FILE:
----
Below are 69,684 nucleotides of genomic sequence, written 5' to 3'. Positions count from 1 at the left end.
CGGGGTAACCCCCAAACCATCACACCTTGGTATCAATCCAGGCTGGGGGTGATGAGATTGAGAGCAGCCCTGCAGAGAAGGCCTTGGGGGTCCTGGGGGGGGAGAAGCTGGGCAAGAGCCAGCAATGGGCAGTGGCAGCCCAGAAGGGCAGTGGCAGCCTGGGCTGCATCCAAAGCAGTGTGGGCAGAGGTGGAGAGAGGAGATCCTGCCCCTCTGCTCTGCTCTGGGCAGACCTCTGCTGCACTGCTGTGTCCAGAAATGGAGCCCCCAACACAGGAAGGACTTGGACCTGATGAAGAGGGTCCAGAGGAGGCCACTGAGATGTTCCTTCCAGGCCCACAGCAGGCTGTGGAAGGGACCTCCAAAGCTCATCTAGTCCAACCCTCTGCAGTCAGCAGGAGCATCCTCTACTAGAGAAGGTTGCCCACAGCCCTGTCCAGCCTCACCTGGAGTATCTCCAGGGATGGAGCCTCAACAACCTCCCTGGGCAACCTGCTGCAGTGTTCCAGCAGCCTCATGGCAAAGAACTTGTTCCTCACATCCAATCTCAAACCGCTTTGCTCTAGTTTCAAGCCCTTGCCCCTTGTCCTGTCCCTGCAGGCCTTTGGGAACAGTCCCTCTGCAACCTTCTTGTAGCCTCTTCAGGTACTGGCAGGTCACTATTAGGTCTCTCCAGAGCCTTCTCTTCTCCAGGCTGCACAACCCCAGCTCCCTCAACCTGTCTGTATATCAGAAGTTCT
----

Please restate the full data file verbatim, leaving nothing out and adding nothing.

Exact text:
Below are 69,684 nucleotides of genomic sequence, written 5' to 3'. Positions count from 1 at the left end.
CGGGGTAACCCCCAAACCATCACACCTTGGTATCAATCCAGGCTGGGGGTGATGAGATTGAGAGCAGCCCTGCAGAGAAGGCCTTGGGGGTCCTGGGGGGGGAGAAGCTGGGCAAGAGCCAGCAATGGGCAGTGGCAGCCCAGAAGGGCAGTGGCAGCCTGGGCTGCATCCAAAGCAGTGTGGGCAGAGGTGGAGAGAGGAGATCCTGCCCCTCTGCTCTGCTCTGGGCAGACCTCTGCTGCACTGCTGTGTCCAGAAATGGAGCCCCCAACACAGGAAGGACTTGGACCTGATGAAGAGGGTCCAGAGGAGGCCACTGAGATGTTCCTTCCAGGCCCACAGCAGGCTGTGGAAGGGACCTCCAAAGCTCATCTAGTCCAACCCTCTGCAGTCAGCAGGAGCATCCTCTACTAGAGAAGGTTGCCCACAGCCCTGTCCAGCCTCACCTGGAGTATCTCCAGGGATGGAGCCTCAACAACCTCCCTGGGCAACCTGCTGCAGTGTTCCAGCAGCCTCATGGCAAAGAACTTGTTCCTCACATCCAATCTCAAACCGCTTTGCTCTAGTTTCAAGCCCTTGCCCCTTGTCCTGTCCCTGCAGGCCTTTGGGAACAGTCCCTCTGCAACCTTCTTGTAGCCTCTTCAGGTACTGGCAGGTCACTATTAGGTCTCTCCAGAGCCTTCTCTTCTCCAGGCTGCACAACCCCAGCTCCCTCAACCTGTCTGTATATCAGAAGTTCT